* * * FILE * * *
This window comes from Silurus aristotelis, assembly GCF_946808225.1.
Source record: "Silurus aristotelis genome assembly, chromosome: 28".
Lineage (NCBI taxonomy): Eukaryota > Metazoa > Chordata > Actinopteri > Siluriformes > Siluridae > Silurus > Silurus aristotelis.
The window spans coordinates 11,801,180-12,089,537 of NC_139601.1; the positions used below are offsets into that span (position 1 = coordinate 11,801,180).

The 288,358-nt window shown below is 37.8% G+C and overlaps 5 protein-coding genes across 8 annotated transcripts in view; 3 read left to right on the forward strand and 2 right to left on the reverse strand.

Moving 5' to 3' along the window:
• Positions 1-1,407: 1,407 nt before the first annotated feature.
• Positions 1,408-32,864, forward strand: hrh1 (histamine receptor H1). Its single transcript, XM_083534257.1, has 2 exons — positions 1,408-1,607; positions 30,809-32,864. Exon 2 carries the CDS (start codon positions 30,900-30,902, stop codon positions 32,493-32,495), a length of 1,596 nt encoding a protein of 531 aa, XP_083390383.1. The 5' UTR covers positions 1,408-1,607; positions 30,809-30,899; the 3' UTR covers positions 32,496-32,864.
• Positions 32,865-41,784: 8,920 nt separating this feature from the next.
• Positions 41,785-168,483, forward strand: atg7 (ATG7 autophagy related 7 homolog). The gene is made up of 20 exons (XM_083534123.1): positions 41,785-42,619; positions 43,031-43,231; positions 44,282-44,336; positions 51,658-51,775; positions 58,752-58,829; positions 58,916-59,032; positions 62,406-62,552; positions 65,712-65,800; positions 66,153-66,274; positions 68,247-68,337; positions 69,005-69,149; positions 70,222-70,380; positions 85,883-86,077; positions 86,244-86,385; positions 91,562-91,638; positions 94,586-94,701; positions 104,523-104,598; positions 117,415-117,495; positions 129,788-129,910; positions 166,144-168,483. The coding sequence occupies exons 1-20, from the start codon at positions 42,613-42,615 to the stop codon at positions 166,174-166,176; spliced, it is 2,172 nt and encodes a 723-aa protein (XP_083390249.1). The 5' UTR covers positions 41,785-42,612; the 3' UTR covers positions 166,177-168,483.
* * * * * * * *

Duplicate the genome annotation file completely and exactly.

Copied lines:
This window comes from Silurus aristotelis, assembly GCF_946808225.1.
Source record: "Silurus aristotelis genome assembly, chromosome: 28".
Lineage (NCBI taxonomy): Eukaryota > Metazoa > Chordata > Actinopteri > Siluriformes > Siluridae > Silurus > Silurus aristotelis.
The window spans coordinates 11,801,180-12,089,537 of NC_139601.1; the positions used below are offsets into that span (position 1 = coordinate 11,801,180).

The 288,358-nt window shown below is 37.8% G+C and overlaps 5 protein-coding genes across 8 annotated transcripts in view; 3 read left to right on the forward strand and 2 right to left on the reverse strand.

Moving 5' to 3' along the window:
• Positions 1-1,407: 1,407 nt before the first annotated feature.
• Positions 1,408-32,864, forward strand: hrh1 (histamine receptor H1). Its single transcript, XM_083534257.1, has 2 exons — positions 1,408-1,607; positions 30,809-32,864. Exon 2 carries the CDS (start codon positions 30,900-30,902, stop codon positions 32,493-32,495), a length of 1,596 nt encoding a protein of 531 aa, XP_083390383.1. The 5' UTR covers positions 1,408-1,607; positions 30,809-30,899; the 3' UTR covers positions 32,496-32,864.
• Positions 32,865-41,784: 8,920 nt separating this feature from the next.
• Positions 41,785-168,483, forward strand: atg7 (ATG7 autophagy related 7 homolog). The gene is made up of 20 exons (XM_083534123.1): positions 41,785-42,619; positions 43,031-43,231; positions 44,282-44,336; positions 51,658-51,775; positions 58,752-58,829; positions 58,916-59,032; positions 62,406-62,552; positions 65,712-65,800; positions 66,153-66,274; positions 68,247-68,337; positions 69,005-69,149; positions 70,222-70,380; positions 85,883-86,077; positions 86,244-86,385; positions 91,562-91,638; positions 94,586-94,701; positions 104,523-104,598; positions 117,415-117,495; positions 129,788-129,910; positions 166,144-168,483. The coding sequence occupies exons 1-20, from the start codon at positions 42,613-42,615 to the stop codon at positions 166,174-166,176; spliced, it is 2,172 nt and encodes a 723-aa protein (XP_083390249.1). The 5' UTR covers positions 41,785-42,612; the 3' UTR covers positions 166,177-168,483.